Opening night of Evil Tender's 'In Reference' gallery exhibit. Gauntlet Gallery, San Francisco CA. (Photo by Jared Kelly)

Opening night of Evil Tender’s ‘In Reference’ gallery exhibit. Gauntlet Gallery, San Francisco CA. (Photo by Jared Kelly)



by Chris Jalufka

Numerous times the name of this site has come up in conversation. ‘Evil Tender. It just sounds so negative.’ True. As language is concerned, ‘Evil’ is a hard word. The epitome of negativity. The birth of the name can be explained, but first, imagine you have a skill — a talent. Let’s say drawing. You want to draw as a career. Ideally, you’d be paid to draw whatever you’d like. Live the life of a fine artist with gallery exhibits and personal collectors, but you also need to make money and earn a livable wage, so you work for an ad agency. A design firm. Instead of drawing what you want when you want, you are now responsible for creating imaging that will appear on cups in convenience stores to coincide with the release of a summer blockbuster. 7-Eleven needs those character branded cups for sodas and that task was placed on your desk.

Is this bad? No, not all. It’s great. A high profile job seen by millions and plus, that job needs to be done and it might as well be you. But, in the deep-black of your mind, you think, ‘I’m better than this.’

In music, if a band has a following and the size of that fan base warrants it, a major record label will release their next album and put them on a tour sponsored by Hawaiian Tropic brand sunscreen, and that original fan base will call them sell-outs. What they once stood for, to the fans, is now gone. They sold out their beliefs for money. In the visual arts that term doesn’t really exist — so I think of it as evil tender,  the money you make from your craft, that legal tender, has been tainted through capitalism — it has become evil tender.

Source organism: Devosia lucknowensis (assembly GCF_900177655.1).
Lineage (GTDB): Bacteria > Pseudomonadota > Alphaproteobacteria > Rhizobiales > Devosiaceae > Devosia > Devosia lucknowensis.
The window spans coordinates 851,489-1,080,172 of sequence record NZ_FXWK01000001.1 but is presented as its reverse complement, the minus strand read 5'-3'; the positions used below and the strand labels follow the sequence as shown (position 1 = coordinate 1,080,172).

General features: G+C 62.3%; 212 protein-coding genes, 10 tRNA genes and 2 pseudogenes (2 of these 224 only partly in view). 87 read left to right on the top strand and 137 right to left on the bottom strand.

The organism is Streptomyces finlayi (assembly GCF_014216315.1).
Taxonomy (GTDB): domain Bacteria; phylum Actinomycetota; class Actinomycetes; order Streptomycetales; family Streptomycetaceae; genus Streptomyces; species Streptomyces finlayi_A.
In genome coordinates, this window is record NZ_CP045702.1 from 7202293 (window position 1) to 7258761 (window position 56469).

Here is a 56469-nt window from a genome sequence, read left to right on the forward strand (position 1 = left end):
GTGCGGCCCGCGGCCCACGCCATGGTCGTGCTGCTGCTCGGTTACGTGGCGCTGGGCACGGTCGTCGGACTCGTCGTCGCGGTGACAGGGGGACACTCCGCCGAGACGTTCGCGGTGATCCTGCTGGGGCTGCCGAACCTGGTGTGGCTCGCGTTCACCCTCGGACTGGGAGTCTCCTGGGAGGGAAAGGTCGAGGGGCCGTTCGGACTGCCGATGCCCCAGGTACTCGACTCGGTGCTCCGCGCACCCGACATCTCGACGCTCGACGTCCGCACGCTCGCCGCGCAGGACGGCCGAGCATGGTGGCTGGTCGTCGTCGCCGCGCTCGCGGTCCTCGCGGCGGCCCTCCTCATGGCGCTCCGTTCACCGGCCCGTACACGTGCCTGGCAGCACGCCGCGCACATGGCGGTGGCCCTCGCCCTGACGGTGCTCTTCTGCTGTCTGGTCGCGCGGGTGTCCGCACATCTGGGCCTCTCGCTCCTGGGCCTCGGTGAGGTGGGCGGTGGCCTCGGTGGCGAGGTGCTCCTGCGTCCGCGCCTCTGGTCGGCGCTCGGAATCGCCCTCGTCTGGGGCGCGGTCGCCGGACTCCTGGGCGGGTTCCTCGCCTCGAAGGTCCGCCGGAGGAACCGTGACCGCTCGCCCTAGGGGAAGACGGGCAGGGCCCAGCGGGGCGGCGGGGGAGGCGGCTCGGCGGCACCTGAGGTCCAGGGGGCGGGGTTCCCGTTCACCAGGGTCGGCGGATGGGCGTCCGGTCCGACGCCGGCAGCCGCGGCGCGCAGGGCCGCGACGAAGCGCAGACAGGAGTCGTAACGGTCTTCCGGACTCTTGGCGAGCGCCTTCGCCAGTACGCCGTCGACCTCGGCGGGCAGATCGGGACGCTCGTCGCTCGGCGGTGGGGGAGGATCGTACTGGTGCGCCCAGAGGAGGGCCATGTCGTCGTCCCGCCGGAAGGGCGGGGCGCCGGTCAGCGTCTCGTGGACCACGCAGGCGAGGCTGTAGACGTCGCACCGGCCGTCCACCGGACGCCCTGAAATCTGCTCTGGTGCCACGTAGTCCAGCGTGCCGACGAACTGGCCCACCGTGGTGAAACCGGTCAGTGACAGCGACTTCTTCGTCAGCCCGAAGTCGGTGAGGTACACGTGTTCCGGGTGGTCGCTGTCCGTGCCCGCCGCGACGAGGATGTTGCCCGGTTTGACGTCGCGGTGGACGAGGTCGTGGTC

In Harold Ramis’ classic film Caddyshack, we follow high school senior Danny, a caddy at a golf course living with a family pushing him to go to college, yet unable to help him afford it. With no chance at college, he sells out his fellow caddies to caddy for Judge Smails, a mean-spirited judge who has a reputation for being a horrible golfer and worse, a horrible tipper. Our hero Danny accepts the job to caddy for Judge Smails hoping it can somehow get him in the judge’s good graces and maybe, just maybe, he can be offered a scholarship to college. On the golf course, Danny gets bold and drops a hint, mentioning to Judge Smails that he wants to go to law school but can’t afford it.

The Judge simply replies, ‘the world needs its ditch diggers.’

That statement is entirely true — we can’t all be famous. Powerful. Wealthy. Most of us perform simple tasks in exchange for money. Our work keeps the world running. Whether we wield a hammer, keyboard, or paintbrush — we all make our evil tender.



Chris Jalufka is a Bay Area based art writer focused on the world of design, illustration, and limited edition posters. His articles have appeared in HOW Magazine, Print Magazine, Content Magazine, Juxtapoz, and various sites along with his own venture, Evil Tender.

Evil Tender acts as cheerleader for working artists, those that create the visual world around us.

All inquiries can be sent to chris@eviltender.com